We are so done with 2020. Many of us would like to go to sleep and wake up with this year in the rearview mirror. But we can’t. And unfortunately, the year is about to get one hour longer when we “fall back” to end Daylight Savings Time on November 1.
The Norwegian official responsible for Daylight Saving Time in the country apologized for adding an additional hour to what “has already been a very demanding year.”
Iselin Nybo is the Norwegian Minister of Trade and Industry. His responsibilities include implementing Daylight Saving Time, telling the citizens when to move their clocks back.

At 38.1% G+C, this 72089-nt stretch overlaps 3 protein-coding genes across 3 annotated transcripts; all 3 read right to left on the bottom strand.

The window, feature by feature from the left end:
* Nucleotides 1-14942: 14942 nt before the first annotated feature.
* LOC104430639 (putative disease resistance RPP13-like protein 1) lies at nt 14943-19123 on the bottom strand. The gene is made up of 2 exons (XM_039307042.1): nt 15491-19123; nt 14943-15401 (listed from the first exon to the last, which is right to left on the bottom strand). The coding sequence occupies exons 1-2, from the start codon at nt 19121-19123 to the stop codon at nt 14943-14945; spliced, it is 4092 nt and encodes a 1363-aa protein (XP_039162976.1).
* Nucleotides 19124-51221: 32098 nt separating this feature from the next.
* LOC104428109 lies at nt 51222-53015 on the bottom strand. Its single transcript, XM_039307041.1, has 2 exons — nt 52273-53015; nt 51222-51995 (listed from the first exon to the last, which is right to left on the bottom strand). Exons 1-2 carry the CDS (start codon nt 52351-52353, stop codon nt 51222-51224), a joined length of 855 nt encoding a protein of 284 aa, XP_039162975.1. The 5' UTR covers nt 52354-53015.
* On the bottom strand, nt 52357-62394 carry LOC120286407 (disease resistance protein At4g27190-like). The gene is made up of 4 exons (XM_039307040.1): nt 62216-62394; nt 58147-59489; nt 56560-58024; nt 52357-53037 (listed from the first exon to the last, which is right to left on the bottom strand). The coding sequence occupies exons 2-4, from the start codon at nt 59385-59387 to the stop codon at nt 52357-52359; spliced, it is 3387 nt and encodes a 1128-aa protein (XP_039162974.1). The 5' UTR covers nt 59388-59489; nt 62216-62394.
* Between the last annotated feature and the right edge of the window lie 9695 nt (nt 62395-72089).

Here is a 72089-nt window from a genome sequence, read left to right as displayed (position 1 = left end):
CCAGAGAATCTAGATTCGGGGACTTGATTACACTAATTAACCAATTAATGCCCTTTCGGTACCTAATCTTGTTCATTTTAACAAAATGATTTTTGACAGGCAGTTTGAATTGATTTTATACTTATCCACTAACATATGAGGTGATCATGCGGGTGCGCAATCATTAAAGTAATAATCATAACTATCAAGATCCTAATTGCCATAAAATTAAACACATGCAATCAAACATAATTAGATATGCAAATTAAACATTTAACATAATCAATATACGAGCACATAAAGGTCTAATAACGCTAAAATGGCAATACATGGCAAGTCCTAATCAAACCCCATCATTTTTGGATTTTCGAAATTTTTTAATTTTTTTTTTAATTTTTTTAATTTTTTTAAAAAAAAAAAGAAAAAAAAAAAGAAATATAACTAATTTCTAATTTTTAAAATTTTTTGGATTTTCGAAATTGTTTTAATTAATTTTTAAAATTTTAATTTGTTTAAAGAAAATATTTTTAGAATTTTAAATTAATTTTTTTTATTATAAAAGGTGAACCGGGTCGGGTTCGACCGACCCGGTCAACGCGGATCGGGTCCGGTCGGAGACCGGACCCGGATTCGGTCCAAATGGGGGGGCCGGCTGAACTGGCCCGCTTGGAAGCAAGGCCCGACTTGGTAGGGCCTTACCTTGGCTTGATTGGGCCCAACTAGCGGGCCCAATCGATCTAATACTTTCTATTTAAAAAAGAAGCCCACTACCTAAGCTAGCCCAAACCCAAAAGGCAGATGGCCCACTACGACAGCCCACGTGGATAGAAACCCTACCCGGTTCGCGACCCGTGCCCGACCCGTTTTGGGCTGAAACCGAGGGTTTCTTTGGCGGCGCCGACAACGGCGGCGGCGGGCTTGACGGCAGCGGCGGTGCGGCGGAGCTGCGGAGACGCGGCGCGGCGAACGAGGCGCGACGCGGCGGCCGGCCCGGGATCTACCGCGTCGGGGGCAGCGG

Nybo told Norwegian News Agency:
“As minister of time, I strongly regret that 2020 will be another hour longer. This has already been a very demanding year for many.”
But, as Nybo notes, it’s not all bad. With the clocks set back an hour, we get a little more sunshine in the morning.
“When we set the clock back, the night gets an hour longer. This means that when we get up on Sunday, the sun has managed to get a little further up above the horizon than at the same time the day before, and we get a brighter morning than we would otherwise have.”
The Europeans voted last year to end Daylight Savings Time in 2021, but it has not been ratified.